Antoinette “Tony” Pinchot Bradlee Facts & Worksheets

Antoinette “Tony” Pinchot Bradlee facts and information activity worksheet pack and fact file. Includes 5 activities aimed at students 11-14 years old (KS3) & 5 activities aimed at students 14-16 year old (GCSE). Great for home study or to use within the classroom environment.

Download Antoinette “Tony” Pinchot Bradlee Worksheets

Do you want to save dozens of hours in time? Get your evenings and weekends back? Be able to teach Antoinette “Tony” Pinchot Bradlee to your students?

Our worksheet bundle includes a fact file and printable worksheets and student activities. Perfect for both the classroom and homeschooling!


Resource Examples

Click any of the example images below to view a larger version.

Fact File:

Student Activities:


  • Life and Death of Tony Pinchot Bradlee
  • Personal Life of Tony Pinchot Bradlee
  • The Murder of Tony Bradlee’s Sister–Mary Pinchot Meyer


Let’s know more about Tony Pinchot Bradlee!

  • Antoinette “Tony” Pinchot Bradlee was the wife of Washington Post executive editor, Ben Bradlee. She lived a glamorous life. She worked at Vogue, became an artist and jeweller, became one of Jacqueline Kennedy’s best friends, and held elegant parties with the most prominent intellectuals of the 1960s in attendance.
  • Tony and Ben’s lives may have been glamorous but still they divorced because of their differences and dedication to their jobs. Tony died at the age of 87 after suffering from dementia. Though not much information about Tony is readily available, aside from Ben Bradlee, her name is also attached to her sister Mary Pinchot Meyer whose death remains an unresolved mystery to this date.

Life and Death of Tony Pinchot Bradlee

  • Not much information regarding Antoinette Pinchot Bradlee (also known as Tony) is readily available.
  • Rather, her name is tied to two other people: her ex-husband Ben Bradlee (who was the executive editor of the Washington Post), and her sister, Mary Pinchot Meyer (who was the wife of CIA officer Cord Meyer and alleged mistress of President Kennedy).
  • Tony carried out her studies in Art at the Corcoran School in Washington, and subsequently graduated in New York at the Brearley School, and the Vassar College (Bernstein 2011).
  • Nina Burleigh, author of A Very Private Woman (1998) points out that unlike her sister Mary, Tony was a very reserved and quiet woman who had an incredible taste for clothes. She is described as ‘more restrained and formal than her older sister’.
  • Tony was an ‘ethereal’ (Burleigh 1998), graceful, pretty, blonde, and slender woman. Many defined her as charming.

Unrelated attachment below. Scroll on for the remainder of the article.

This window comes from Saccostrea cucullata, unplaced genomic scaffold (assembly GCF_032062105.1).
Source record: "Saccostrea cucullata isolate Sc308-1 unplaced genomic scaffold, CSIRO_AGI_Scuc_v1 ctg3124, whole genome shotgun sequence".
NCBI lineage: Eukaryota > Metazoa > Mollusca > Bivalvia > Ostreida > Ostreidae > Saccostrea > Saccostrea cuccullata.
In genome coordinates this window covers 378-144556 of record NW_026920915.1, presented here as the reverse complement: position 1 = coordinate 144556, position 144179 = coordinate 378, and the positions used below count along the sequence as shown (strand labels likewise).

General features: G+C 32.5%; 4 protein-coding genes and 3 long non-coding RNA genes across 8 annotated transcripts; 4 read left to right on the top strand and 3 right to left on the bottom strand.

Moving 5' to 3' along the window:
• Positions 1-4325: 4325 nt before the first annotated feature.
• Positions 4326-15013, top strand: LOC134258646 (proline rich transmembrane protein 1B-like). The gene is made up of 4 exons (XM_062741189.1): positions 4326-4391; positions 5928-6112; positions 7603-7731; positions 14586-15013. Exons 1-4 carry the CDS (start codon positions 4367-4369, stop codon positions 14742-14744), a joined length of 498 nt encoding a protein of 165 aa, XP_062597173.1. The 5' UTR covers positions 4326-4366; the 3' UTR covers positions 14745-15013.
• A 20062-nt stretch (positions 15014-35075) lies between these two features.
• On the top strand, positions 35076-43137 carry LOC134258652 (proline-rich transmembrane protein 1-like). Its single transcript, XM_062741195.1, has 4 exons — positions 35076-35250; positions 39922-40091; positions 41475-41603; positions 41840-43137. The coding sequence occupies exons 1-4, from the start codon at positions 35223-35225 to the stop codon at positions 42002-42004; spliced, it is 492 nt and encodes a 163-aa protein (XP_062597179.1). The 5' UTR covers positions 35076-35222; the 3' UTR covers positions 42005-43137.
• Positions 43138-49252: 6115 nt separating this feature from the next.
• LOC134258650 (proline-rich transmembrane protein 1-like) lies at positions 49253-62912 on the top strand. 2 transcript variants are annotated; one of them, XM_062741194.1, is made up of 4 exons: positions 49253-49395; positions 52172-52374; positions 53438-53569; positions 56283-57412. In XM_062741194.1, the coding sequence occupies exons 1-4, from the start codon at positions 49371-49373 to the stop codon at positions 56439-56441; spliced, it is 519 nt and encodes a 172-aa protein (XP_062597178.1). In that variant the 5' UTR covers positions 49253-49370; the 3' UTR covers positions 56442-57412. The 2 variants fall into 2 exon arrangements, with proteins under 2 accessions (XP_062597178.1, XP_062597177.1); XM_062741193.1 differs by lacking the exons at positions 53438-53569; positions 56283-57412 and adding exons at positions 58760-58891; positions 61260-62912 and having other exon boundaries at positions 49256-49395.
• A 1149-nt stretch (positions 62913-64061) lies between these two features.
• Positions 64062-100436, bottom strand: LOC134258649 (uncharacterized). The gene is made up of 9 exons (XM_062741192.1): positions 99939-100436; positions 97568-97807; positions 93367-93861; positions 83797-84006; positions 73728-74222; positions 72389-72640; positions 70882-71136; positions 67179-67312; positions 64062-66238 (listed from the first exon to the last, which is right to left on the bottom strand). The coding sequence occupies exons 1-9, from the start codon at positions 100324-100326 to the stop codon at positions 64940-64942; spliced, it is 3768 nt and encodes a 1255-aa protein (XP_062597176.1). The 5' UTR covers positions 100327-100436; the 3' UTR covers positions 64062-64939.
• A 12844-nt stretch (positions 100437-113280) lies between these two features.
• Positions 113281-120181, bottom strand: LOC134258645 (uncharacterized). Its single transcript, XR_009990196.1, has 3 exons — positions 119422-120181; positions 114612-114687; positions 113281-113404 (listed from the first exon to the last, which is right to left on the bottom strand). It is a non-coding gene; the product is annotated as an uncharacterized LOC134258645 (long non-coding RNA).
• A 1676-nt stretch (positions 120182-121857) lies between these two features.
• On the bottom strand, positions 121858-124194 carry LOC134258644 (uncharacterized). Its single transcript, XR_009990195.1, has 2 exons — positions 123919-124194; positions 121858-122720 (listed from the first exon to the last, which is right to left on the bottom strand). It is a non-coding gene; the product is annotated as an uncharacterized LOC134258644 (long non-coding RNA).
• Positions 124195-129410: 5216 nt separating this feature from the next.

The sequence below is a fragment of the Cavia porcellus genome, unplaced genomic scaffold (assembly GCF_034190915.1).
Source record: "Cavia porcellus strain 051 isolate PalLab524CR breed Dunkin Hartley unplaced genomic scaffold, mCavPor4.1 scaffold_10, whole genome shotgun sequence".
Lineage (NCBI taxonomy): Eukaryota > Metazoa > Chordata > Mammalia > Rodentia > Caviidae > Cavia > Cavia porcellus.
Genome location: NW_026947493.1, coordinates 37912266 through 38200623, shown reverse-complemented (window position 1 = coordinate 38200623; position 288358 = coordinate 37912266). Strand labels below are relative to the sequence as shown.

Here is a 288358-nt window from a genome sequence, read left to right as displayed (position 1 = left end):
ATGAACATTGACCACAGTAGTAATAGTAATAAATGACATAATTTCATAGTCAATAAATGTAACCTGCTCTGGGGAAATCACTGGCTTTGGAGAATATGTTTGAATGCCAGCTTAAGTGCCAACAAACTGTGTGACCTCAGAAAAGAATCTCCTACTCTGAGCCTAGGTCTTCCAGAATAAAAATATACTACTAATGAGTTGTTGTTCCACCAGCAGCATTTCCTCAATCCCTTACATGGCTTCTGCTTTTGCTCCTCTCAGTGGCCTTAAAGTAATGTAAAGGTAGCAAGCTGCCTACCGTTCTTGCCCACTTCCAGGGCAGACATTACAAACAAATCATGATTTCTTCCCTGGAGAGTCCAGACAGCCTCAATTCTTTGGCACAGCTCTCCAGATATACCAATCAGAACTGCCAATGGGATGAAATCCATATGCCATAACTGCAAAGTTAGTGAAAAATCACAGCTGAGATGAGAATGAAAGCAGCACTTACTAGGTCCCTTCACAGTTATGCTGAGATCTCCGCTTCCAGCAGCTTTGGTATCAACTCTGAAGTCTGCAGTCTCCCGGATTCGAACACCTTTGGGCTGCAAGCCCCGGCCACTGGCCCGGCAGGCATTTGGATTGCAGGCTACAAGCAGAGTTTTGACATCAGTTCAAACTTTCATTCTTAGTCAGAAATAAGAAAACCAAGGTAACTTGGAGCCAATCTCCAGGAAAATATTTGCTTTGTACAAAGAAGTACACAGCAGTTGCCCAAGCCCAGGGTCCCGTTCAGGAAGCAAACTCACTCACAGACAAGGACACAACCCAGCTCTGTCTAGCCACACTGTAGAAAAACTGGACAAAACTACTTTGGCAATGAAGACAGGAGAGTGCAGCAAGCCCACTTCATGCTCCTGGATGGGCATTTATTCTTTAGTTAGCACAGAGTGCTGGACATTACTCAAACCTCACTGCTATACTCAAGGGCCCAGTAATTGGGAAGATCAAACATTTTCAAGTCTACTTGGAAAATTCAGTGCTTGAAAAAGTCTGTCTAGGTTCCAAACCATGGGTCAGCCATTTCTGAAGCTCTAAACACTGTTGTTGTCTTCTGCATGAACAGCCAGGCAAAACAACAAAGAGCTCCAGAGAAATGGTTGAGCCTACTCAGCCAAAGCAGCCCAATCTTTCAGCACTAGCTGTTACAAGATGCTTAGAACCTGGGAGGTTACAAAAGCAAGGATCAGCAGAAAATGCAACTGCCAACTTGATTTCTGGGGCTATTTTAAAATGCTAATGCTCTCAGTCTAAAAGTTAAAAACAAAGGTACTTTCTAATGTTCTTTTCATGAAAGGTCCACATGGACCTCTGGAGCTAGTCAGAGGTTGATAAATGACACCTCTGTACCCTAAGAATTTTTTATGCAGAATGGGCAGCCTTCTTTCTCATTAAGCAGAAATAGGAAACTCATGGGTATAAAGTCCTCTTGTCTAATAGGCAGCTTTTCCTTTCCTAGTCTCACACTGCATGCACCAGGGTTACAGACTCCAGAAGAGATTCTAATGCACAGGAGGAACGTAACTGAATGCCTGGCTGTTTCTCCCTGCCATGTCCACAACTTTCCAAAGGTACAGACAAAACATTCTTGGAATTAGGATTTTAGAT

• Thanks to her natural charm and elegance she started working for Vogue magazine.
  • She also became close to Jacqueline Kennedy because of her personality.
  • The ‘unhappy’ and ‘lonely’ Jacqueline Kennedy explicitly asked Tony in a ‘plaintive’ tone to be her best friend (Harberstan 1979).
  • In his book Conversations with Kennedy (1975), Ben Bradlee noted a discussion that went on between Jacqueline and J.F.K. in front of them, in which Jaqueline told her husband, ‘Oh Jack, you know you always say that Tony is your ideal’ (Halberstan 1979).
  • After J.F.K.’s assassination, Tony stayed with Jacqueline Kennedy in Virginia, where they endured ‘a couple of “emotional weekends”’ (Remnick 1995).
  • In 1972, Tony Pinchot managed to have her own exhibition at Jefferson Place Gallery.
  • Art critic Paul Richard gave his opinion of Pinchot’s artwork and claimed that: “What makes these works remarkable is not the hardness of their shells, but the delicacies of their interiors…These pieces do not yell, they do not gobble space. Their shapes are generally simple — spheres, columnar pods, and discs — but each shape has an opening, a window, and there is nothing simple about what goes on inside” (Bernstein 2011; citing Richard).
  • During her last years, Tony Pinchot Bradlee was affected by dementia. She died on November 9, 2011, at the age of 87.

Personal Life of Tony Pinchot Bradlee

  • During her work at Vogue magazine, she was married to Steuart L. Pittman, a lawyer.
  • In 1954, when Tony met journalist Benjamin C. Bradlee in Paris, she was still married to Pittman.
  • At the time she was travelling across Europe with her sister, and Bradlee ‘was the chief European correspondent for Newsweek’ (Bernstein 2011).
  • Tony and Mary defined their Europe holiday as a ‘husband-dumping trip’ (DiEugenio 2015).
  • Whilst in Paris, Ben and Tony spent time together in sophisticated environments.
  • In fact, according to DiEugenio (2015), Ben Bradlee ‘lived in the style of the old French aristocracy’.